gardener
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Once you & the bull are accustomed to each other it is less likely to be aggressive. Like Wayne implied you don't want it to think it is a pet. Because it is not! We generally move ours to another pasture before handling the females & calves. If for some reason that doesn't happen a designated bull watcher is advised. Mostly as a precaution. It only takes one bull incident to ruin your whole day. If they want "it" bad enough they will go off the edge of a 40 foot cliff. Ask me how I know (:  
 
pollinator
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Welcome to permies!

I lived on a farm with cattle for about 18 months. They borrowed a bull, wanted to keep him locked up for a few days while acclimating.

He was there maybe a day before we heard an unexpected gunshot. The farmer and I were 400 metres away working on a duck project.. we looked at each other. Then another one. Hm, not a gunshot... oh crap.

He jumped juust high enough to belly flop on to the fence, and then did it again to the second fence. This was full dimension 2x6 fir on 8"+ log posts, 5ft high. Nothing but splinters left, long nasty sharp splinters.


Kind of hard to justify a bull for that headcount anyhow...
 
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Location: Oklahoma Panhandle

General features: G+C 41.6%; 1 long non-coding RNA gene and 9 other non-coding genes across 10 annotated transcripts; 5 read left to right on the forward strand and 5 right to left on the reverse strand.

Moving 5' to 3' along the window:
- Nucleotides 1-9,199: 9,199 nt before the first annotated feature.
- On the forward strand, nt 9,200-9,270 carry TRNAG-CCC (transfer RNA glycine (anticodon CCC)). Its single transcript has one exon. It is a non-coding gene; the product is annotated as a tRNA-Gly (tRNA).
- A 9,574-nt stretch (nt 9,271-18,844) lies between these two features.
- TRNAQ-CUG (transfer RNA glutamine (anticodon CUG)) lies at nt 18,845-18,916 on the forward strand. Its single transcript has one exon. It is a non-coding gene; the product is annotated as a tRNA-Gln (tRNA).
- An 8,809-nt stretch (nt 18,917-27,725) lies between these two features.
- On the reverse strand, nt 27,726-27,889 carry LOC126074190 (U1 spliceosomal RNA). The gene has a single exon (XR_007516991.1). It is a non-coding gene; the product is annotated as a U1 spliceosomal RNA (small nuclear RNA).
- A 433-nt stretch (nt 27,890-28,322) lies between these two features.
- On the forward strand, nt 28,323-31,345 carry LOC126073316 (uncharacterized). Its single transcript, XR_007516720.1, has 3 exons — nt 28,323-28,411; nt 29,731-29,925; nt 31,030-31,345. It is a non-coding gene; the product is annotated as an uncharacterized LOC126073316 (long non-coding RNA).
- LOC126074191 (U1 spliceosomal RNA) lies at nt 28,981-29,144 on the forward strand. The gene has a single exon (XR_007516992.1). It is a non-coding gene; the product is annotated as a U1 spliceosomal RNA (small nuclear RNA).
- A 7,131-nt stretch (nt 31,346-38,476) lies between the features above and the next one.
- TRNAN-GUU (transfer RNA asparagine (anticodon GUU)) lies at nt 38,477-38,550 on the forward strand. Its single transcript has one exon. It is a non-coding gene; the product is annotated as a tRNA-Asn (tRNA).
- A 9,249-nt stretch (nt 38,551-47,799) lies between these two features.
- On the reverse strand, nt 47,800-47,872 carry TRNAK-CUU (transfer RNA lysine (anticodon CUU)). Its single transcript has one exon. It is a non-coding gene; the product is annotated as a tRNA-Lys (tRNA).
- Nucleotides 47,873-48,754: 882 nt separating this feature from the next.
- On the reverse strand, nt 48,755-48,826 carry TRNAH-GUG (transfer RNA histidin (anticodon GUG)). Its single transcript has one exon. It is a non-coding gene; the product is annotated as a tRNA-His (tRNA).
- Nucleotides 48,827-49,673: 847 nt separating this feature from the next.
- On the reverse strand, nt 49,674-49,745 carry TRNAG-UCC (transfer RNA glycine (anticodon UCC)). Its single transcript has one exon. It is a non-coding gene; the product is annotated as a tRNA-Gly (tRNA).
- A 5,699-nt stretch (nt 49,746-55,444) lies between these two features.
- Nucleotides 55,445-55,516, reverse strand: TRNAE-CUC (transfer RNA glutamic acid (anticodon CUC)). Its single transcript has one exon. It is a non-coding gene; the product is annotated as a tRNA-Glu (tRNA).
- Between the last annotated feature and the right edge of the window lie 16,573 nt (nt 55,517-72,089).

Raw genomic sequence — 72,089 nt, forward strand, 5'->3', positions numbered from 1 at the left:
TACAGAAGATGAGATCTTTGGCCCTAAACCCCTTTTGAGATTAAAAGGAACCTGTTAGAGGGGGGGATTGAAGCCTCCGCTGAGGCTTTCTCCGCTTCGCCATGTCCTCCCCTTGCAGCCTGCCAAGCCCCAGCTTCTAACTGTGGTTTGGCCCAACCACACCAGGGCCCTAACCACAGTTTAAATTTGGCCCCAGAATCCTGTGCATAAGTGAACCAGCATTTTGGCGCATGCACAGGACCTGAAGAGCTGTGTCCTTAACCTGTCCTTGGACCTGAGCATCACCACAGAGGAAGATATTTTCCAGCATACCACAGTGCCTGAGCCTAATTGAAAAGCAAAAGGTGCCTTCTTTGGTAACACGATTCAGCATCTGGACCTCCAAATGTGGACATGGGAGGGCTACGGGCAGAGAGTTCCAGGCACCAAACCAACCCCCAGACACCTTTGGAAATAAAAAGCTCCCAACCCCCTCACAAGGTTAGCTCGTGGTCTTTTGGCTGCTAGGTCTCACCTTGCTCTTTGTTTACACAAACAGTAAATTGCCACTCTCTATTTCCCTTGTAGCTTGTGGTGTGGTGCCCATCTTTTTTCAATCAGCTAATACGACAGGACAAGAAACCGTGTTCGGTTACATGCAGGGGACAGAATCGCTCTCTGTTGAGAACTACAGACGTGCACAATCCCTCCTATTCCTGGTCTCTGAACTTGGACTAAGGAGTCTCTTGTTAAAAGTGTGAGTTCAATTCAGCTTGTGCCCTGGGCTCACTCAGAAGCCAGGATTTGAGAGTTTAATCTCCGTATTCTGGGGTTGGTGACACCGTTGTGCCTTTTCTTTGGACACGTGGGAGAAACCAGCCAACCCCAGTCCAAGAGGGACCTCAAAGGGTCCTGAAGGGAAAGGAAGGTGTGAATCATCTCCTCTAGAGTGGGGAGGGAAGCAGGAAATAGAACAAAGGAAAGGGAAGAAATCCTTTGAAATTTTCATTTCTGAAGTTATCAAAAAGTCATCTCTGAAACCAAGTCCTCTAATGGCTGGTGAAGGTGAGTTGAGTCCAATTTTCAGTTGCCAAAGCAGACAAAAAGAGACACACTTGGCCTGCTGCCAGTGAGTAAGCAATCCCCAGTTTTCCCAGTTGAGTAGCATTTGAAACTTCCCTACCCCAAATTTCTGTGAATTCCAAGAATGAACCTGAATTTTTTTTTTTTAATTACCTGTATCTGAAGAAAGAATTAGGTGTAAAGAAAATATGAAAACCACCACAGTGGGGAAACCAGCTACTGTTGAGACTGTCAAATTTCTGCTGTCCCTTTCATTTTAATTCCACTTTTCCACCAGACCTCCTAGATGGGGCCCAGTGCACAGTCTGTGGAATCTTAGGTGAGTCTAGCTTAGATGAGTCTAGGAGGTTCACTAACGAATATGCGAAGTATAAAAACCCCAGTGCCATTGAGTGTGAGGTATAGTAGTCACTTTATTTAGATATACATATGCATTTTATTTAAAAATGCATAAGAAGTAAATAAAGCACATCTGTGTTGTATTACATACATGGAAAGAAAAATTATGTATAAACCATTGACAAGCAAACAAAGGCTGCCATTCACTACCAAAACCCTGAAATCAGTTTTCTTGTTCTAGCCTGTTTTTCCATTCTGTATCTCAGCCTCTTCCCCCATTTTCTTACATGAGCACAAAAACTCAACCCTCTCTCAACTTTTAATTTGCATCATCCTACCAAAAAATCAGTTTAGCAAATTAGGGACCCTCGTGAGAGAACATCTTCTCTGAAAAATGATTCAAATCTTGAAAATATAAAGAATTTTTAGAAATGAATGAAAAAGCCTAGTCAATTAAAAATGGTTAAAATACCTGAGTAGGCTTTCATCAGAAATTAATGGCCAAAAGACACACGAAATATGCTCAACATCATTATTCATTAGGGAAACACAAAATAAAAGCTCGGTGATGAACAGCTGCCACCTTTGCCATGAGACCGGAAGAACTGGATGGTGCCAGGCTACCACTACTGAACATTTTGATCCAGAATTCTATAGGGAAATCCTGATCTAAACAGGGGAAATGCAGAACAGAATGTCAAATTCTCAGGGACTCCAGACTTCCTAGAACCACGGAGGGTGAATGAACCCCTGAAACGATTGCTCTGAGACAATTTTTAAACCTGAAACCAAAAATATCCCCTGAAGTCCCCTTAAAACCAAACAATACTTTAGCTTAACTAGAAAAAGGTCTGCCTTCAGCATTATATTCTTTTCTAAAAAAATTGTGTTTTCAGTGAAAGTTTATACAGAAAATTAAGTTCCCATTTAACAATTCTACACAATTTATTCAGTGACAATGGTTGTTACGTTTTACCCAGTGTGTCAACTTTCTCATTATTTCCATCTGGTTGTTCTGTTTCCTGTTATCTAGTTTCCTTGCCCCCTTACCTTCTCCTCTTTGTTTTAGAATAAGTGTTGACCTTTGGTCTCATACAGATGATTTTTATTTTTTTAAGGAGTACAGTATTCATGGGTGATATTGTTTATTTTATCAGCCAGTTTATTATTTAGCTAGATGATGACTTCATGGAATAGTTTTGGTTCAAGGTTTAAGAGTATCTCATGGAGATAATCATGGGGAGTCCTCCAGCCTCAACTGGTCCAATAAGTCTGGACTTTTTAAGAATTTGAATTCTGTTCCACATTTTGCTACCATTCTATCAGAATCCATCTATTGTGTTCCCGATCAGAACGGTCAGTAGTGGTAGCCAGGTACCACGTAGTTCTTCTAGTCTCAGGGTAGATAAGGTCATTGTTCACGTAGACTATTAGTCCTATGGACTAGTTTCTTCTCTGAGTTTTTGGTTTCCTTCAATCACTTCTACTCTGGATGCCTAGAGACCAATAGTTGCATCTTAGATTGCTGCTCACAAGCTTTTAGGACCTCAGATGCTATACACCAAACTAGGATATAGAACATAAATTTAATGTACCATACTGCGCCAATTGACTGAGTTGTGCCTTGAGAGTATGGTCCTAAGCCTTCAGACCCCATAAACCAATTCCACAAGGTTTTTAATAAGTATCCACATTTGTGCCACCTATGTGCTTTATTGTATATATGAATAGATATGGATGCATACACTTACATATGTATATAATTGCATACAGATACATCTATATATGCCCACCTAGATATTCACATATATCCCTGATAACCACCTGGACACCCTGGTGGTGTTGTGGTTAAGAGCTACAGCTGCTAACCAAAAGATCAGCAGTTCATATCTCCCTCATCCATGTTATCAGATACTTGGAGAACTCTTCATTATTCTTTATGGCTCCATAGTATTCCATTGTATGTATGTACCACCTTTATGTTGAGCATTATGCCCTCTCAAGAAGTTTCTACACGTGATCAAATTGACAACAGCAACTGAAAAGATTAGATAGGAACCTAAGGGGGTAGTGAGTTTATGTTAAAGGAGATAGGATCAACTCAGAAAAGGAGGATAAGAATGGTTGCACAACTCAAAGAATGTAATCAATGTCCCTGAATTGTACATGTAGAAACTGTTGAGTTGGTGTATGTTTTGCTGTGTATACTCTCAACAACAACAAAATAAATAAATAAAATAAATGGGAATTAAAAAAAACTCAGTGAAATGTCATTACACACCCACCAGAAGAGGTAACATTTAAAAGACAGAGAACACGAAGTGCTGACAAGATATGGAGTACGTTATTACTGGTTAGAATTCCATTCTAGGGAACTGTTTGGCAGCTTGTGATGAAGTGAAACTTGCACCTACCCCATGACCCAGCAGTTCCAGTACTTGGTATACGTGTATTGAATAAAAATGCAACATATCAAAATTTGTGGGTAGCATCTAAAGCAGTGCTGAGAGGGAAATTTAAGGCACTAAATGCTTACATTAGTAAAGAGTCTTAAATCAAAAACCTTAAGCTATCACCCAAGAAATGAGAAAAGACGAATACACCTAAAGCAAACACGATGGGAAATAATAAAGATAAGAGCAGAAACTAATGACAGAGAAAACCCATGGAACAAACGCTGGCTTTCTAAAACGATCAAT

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Tyler,

Personally I'd try not to feed a bull all year just to breed a couple cows.  Leasing a bull or artificial insemination would be quite a bit less expensive.  I know people who have over large numbers of cows who lease bulls because they feel it's more cost effective for them.
There are A.I technicians who make their living breeding cows.  Sometimes a neighbor can help you with a bull.

It would be helpful if you put your approximate location or region with your name.  Ideas that work for us may not be practical in your situation depending where you live










 
wayne fajkus
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Miniature breeds will likely make sourcing a borrowed bull harder.

My personal preferance is keeping a bull even though i only have 2 breeder cows and no plans to expand it. My reasoning is happy cows and going full circle. AI may be easier, but you lose some self suffiency. You as the rancher has to decide that. I'm not you, you're not me.

Infrastructure is something overlooked when planning. Not just the sorting of babies from bull, but in transport.  Loading a cow to take to slaughter. Unloading and loading a "borrowed " bull. Some cows came to my place pretty bloody  and beat up. Probably from lack of good infrastructure to pen them or load them.
 
pollinator
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These considerations are one of the reasons why I stuck with dairy goats, even though I was raised with cows (well, not in the barn -- we had cows, LOL!).  A good goat will give as much milk as one of those mini cows anyway, and -- if you have to keep a male -- a buck goat is a LOT less dangerous (though smellier) than a bull of any breed.

Kathleen
 
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We had a Highlander lowline cross bull got him at six months old . Was gentle to a fault but once he got older was very hard to keep in got to have the females.he made good hamburger
 
Myrth Gardener
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Kathleen Sanderson wrote:These considerations are one of the reasons why I stuck with dairy goats, even though I was raised with cows (well, not in the barn -- we had cows, LOL!).  A good goat will give as much milk as one of those mini cows anyway, and -- if you have to keep a male -- a buck goat is a LOT less dangerous (though smellier) than a bull of any breed.

Kathleen